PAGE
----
Co-founder and former Group Executive Director of Sahara Group, Tonye Cole, has thrown his weight behind former warlord, Asari Dokubo’s claim that a military cabal and high-profile persons are involved in illegal oil bunkering in the Niger Delta.
Dokubo had alleged in Abuja on Friday that the Nigerian military is at the centre of 99 per cent of oil theft incidents recorded in the Niger Delta.
The prominent Niger Delta leader made the claim while addressing State House correspondents after his closed-door meeting with President Bola Tinubu.
Cole, however, stated t though Doclaim was correct, the oil theft problem is multi-faceted.
The governorship candidate of All Progressives Congress in Rivers State stated this when he featured was on Channels Television’s popular programme ‘Politics Today’ on Sunday night.
He said, “It is multi-dimensional and multifaceted. Asari has spoken about one part of the problem. If you listen to him carefully, he said that you would find installations that are meant to guard the facilities. And right next to the facility, you see bunkering operations going on. That’s a fact. It’s something that we see and something that we know occurs. You will also see where they are building certain types of boats along the creeks. I am talking about huge wooden boats that can only carry stolen crude.
“We see them building it in the open. So we know where this is being done. One part of this problem, as I said, is that it’s open for everybody to see. The other part of it is: Can it be stopped? What Asari is talking about and what everybody should be addressing is the solutions to solving it because it’s a problem for Nigeria, the state, communities and the people. It’s a huge problem and it’s something that must be addressed.”
Continuing, the politician expressed optimism that the current administration can arrest the development, saying curbing oil theft in the Niger Delta is not rocket science.
The APC candidate stated that in a world where technology has simplified so many things, it is almost impossible for big oil barges and ships with navigation GPS (Global Positioning System) to sail into an area without a satellite noticing.
“Right from the first time that I went into this business, oil and gas, it was clear that you could not move a barge of water from Bonny or Okrika terminal all the way down any of the rivers without the authorities knowing. The first aspect of it is that any kind of vessel that moves along any of the creeks in Rivers State will be observed by an installation. To say that they don’t know is not true. The question at the end of the day is, why does it persist? This is what I will tell you. It also depends on who is the head of administration.
“Today we have a no-nonsense president in place. So Asari goes to him and asks him to address this issue. Number one is to address the money flow. This is a huge cash business. Follow the money. Once you are able to follow the money, you’ll be able to follow the source. There are different parts of this business. There are those who do the massive ones who export Nigerian crude. By the time you’re having an illegal vessel that is coming into Nigerian waters, a vessel is not something that is hidden. It can be seen.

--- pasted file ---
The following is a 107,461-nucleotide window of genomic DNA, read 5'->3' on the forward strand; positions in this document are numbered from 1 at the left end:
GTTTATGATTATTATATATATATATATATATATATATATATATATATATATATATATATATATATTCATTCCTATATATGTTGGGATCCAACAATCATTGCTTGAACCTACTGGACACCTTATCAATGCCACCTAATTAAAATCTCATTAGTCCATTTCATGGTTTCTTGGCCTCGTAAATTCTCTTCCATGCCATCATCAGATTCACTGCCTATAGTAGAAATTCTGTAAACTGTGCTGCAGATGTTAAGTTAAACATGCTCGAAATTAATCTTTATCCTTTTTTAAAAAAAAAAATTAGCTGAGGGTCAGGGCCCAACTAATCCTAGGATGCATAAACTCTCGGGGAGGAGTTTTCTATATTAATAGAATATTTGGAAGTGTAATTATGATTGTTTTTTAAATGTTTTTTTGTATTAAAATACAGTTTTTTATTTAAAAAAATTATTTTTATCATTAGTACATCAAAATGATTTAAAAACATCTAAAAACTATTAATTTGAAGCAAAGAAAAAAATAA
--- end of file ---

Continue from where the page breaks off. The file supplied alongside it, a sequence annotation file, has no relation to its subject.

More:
“We have satellite technology today, which means that you can actually observe all of Nigeria’s territorial waters via a satellite. So if an illegal ship comes in, it’s clear. We have ships that have trackers and every ship is meant to put on their GPS tracker so that you know where they are globally. Now once a ship puts off its transponder, you know that it is off for illegal business and you should be able to see,” he said.
When asked to justify the claim by former Rivers Governor Nyesom Wike that a brigade commander of a GOC who is planning to be the Chief of Army Staff was also involved in the illegal deal, the energy expert turned politician dodged the question.
He, however, admitted that since crude also has its own signature, it shouldn’t be hard for any serious government working with the international community to know where any of its stolen oil was taken.
Cole also lamented that some highly placed persons are in connivance with the oil thieves who have weaponised poverty and constantly induced poor people in the community.
He stated, “At that end of the business, you can track it internationally and get the international community to be a part of it. Who has the signature? In other words, any crude that you take, you will know by the signature of that crude where it comes from, which means you can track it all the way back to its source. If that crude goes into any country, you can find it. There are international laws that you can actually play to begin to address this. But it takes a concerted effort. And it starts at the desk of the president who must decide that I want to bring an end to this.
“Nigeria is not the first place where illegal bunkering has been going on. Pipeline vandalisation is not unique to Nigeria. But when countries have decided that they are going to address it, they always do. There is an economic part to it. I think the problem in the Niger Delta at the end of the day is that people have been monetised or weaponised poverty to such an extent, right now, that economic activity around crude oil bunkering is now one of the major sources of finance in the area. That is one area we will have to address.”
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